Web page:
In order to place potential beach drowning risk factors of the Southern Asian community in more context, a secondary aim of this study was to compare some of the findings from the Southern Asian community with similar results from the overall Australian population. This is possible because Surf Life Saving Australia conducts a national representative online survey each year to capture data about the Australian population’s relationship with the coast [56]. Based on this survey, the average Australian visits the coast 3.3 times a month, 56% always choose to swim between the flags when swimming or wading, 9% indicated they can’t float or swim, and 78% said that rip currents were the most dangerous coastal hazard [5]. In contrast, almost half (48%) of the Southern Asian respondents in this study visit beaches only once a month and 40% visited 1–2 times a year or less. Only 28.5% said that they swim between the flags all the time, 43% indicated they could not swim, and 25% had never heard of a rip current while 24% had, but did not know what they were. Although the Southern Australian community has only made up 5.3% of all coastal drownings in Australia since 2004, these comparisons suggest that the risk of beach drowning amongst this community is a much more serious problem than the overall drowning statistics suggest. This provides further support to the importance of improving beach safety education prioritised for this specific community.

4.1. Limitations and suggestions for future study

There were challenges involved in distributing the survey in the priority population. A total of 72 organisations and community groups associated with the community in Australia were contacted directly via email, but only 12 responded (17%) and not all ultimately promoted the survey. Use of social media was more successful, with 37% (n = 12) of community Facebook pages and groups contacted agreeing to promote the survey. The low responses may have been partly due to the survey timing being after the summer season. COVID-19 restrictions also resulted in many multicultural community groups and organisations cancelling programs and events where they might have been able to distribute the survey.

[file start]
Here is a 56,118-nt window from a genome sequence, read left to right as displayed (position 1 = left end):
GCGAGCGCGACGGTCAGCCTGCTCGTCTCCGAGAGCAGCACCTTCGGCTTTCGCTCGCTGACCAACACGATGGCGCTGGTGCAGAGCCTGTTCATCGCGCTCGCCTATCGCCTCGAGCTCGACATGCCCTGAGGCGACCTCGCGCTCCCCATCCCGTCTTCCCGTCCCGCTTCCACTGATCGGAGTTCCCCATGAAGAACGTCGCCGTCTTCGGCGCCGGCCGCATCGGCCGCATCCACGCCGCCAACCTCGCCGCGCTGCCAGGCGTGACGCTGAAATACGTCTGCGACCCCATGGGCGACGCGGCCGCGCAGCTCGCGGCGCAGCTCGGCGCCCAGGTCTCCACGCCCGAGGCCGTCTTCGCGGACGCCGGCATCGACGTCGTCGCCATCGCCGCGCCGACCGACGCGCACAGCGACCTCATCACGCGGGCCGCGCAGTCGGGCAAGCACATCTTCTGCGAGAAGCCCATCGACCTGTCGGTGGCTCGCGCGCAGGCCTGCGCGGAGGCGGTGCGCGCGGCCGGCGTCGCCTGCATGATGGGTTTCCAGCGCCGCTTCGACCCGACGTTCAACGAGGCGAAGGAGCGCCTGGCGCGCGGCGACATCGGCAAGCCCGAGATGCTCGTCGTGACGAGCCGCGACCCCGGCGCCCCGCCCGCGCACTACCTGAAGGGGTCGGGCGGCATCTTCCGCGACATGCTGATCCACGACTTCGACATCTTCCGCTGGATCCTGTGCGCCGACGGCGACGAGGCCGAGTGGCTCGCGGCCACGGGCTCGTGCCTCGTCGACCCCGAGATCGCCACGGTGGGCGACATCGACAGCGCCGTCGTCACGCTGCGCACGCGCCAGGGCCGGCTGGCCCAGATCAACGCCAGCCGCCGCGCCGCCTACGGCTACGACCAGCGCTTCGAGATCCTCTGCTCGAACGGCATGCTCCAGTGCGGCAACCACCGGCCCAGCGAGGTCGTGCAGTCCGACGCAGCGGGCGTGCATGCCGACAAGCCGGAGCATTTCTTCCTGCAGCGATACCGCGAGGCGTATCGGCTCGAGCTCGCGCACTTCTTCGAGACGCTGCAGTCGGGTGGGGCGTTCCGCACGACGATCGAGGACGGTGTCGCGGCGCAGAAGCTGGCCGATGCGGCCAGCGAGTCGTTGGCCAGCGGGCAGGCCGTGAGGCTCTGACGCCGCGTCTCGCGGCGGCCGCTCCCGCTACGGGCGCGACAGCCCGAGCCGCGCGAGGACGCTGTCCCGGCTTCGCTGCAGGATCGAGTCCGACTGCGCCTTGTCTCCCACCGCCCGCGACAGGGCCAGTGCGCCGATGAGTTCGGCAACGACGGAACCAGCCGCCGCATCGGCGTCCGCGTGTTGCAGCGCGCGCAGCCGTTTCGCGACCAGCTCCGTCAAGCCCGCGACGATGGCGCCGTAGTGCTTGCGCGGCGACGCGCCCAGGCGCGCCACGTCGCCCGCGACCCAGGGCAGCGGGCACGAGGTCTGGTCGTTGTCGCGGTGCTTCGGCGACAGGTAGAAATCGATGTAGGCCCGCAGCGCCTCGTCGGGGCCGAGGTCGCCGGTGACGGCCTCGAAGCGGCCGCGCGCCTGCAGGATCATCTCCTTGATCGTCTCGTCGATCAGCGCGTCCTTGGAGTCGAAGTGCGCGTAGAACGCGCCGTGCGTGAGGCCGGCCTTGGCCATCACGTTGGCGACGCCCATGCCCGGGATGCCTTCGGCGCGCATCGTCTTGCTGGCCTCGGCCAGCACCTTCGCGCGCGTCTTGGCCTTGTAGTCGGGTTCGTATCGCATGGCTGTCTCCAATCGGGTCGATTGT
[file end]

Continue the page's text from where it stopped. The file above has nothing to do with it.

The survey dissemination methods may have potentially biased the sample in some cases. For example, 25% of the surveyed community indicated that they had previously attended a beach/water safety program, but this value may be an overestimate given that some of the surveys were disseminated by organisations directly involved in providing water safety programs to multicultural communities. Also, many of the surveys were from visitors to the SVT temple in southern Sydney who also often visit nearby beaches. This may have potentially biased the sample towards regular temple visitors who may visit beaches more frequently.

While this study focussed on the Southern Asian community in Australia and specific results may not be generalizable beyond the study population, the lessons learned from this work apply to a broad range of communities both in Australia and globally. This study shows the importance of evaluating specific sub-populations within a region: the beach safety knowledge, attitudes, and self-reported behaviour of the Southern Asian community in Australia differed from the national profile. This finding is likely true for other cultural and linguistic sub-populations and has major implications for safety management and future beach safety education programs. The present research provides strong justification for coastal safety organisations and researchers to critically examine language and cultural factors influencing beachgoing behaviour and beach safety knowledge among different communities, providing a foundation from which to prioritise tailored interventions that are culturally and linguistically appropriate.